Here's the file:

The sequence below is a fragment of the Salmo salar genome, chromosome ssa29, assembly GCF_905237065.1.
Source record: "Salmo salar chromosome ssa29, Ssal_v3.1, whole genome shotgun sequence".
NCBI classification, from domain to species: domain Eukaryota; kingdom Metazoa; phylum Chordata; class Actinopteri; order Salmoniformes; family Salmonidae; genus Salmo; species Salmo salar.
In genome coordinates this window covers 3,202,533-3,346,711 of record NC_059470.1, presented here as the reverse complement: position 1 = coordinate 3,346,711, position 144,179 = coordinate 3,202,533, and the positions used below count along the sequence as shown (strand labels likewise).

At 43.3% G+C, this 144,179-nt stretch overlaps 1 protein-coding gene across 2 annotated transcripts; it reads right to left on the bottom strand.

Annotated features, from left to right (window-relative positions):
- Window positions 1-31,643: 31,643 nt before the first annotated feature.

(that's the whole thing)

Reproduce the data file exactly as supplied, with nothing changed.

The sequence below is a fragment of the Salmo salar genome, chromosome ssa29, assembly GCF_905237065.1.
Source record: "Salmo salar chromosome ssa29, Ssal_v3.1, whole genome shotgun sequence".
NCBI classification, from domain to species: domain Eukaryota; kingdom Metazoa; phylum Chordata; class Actinopteri; order Salmoniformes; family Salmonidae; genus Salmo; species Salmo salar.
In genome coordinates this window covers 3,202,533-3,346,711 of record NC_059470.1, presented here as the reverse complement: position 1 = coordinate 3,346,711, position 144,179 = coordinate 3,202,533, and the positions used below count along the sequence as shown (strand labels likewise).

At 43.3% G+C, this 144,179-nt stretch overlaps 1 protein-coding gene across 2 annotated transcripts; it reads right to left on the bottom strand.

Annotated features, from left to right (window-relative positions):
- Window positions 1-31,643: 31,643 nt before the first annotated feature.